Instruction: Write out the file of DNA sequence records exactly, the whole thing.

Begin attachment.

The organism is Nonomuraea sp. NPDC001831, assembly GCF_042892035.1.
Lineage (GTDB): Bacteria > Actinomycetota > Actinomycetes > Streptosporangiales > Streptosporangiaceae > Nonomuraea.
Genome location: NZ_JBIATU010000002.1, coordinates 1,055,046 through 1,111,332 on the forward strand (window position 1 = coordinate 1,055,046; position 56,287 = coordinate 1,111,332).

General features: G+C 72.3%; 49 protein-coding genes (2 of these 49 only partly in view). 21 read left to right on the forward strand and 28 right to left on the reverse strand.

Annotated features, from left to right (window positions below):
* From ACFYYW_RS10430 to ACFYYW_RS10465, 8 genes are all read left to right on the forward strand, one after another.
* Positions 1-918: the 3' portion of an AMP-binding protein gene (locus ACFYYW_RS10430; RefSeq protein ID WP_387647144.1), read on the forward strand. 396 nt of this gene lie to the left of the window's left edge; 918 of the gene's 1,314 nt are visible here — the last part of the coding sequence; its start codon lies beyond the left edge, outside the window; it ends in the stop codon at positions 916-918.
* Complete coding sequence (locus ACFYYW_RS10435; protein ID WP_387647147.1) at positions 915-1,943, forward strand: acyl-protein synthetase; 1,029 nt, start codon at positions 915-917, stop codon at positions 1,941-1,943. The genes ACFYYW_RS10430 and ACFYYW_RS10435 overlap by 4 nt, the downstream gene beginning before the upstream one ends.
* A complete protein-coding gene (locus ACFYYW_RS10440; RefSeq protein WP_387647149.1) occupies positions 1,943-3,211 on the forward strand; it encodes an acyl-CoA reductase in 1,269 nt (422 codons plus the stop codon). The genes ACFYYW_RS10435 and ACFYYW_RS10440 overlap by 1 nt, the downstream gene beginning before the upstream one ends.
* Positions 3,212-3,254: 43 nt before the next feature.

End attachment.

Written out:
The organism is Nonomuraea sp. NPDC001831, assembly GCF_042892035.1.
Lineage (GTDB): Bacteria > Actinomycetota > Actinomycetes > Streptosporangiales > Streptosporangiaceae > Nonomuraea.
Genome location: NZ_JBIATU010000002.1, coordinates 1,055,046 through 1,111,332 on the forward strand (window position 1 = coordinate 1,055,046; position 56,287 = coordinate 1,111,332).

General features: G+C 72.3%; 49 protein-coding genes (2 of these 49 only partly in view). 21 read left to right on the forward strand and 28 right to left on the reverse strand.

Annotated features, from left to right (window positions below):
* From ACFYYW_RS10430 to ACFYYW_RS10465, 8 genes are all read left to right on the forward strand, one after another.
* Positions 1-918: the 3' portion of an AMP-binding protein gene (locus ACFYYW_RS10430; RefSeq protein ID WP_387647144.1), read on the forward strand. 396 nt of this gene lie to the left of the window's left edge; 918 of the gene's 1,314 nt are visible here — the last part of the coding sequence; its start codon lies beyond the left edge, outside the window; it ends in the stop codon at positions 916-918.
* Complete coding sequence (locus ACFYYW_RS10435; protein ID WP_387647147.1) at positions 915-1,943, forward strand: acyl-protein synthetase; 1,029 nt, start codon at positions 915-917, stop codon at positions 1,941-1,943. The genes ACFYYW_RS10430 and ACFYYW_RS10435 overlap by 4 nt, the downstream gene beginning before the upstream one ends.
* A complete protein-coding gene (locus ACFYYW_RS10440; RefSeq protein WP_387647149.1) occupies positions 1,943-3,211 on the forward strand; it encodes an acyl-CoA reductase in 1,269 nt (422 codons plus the stop codon). The genes ACFYYW_RS10435 and ACFYYW_RS10440 overlap by 1 nt, the downstream gene beginning before the upstream one ends.
* Positions 3,212-3,254: 43 nt before the next feature.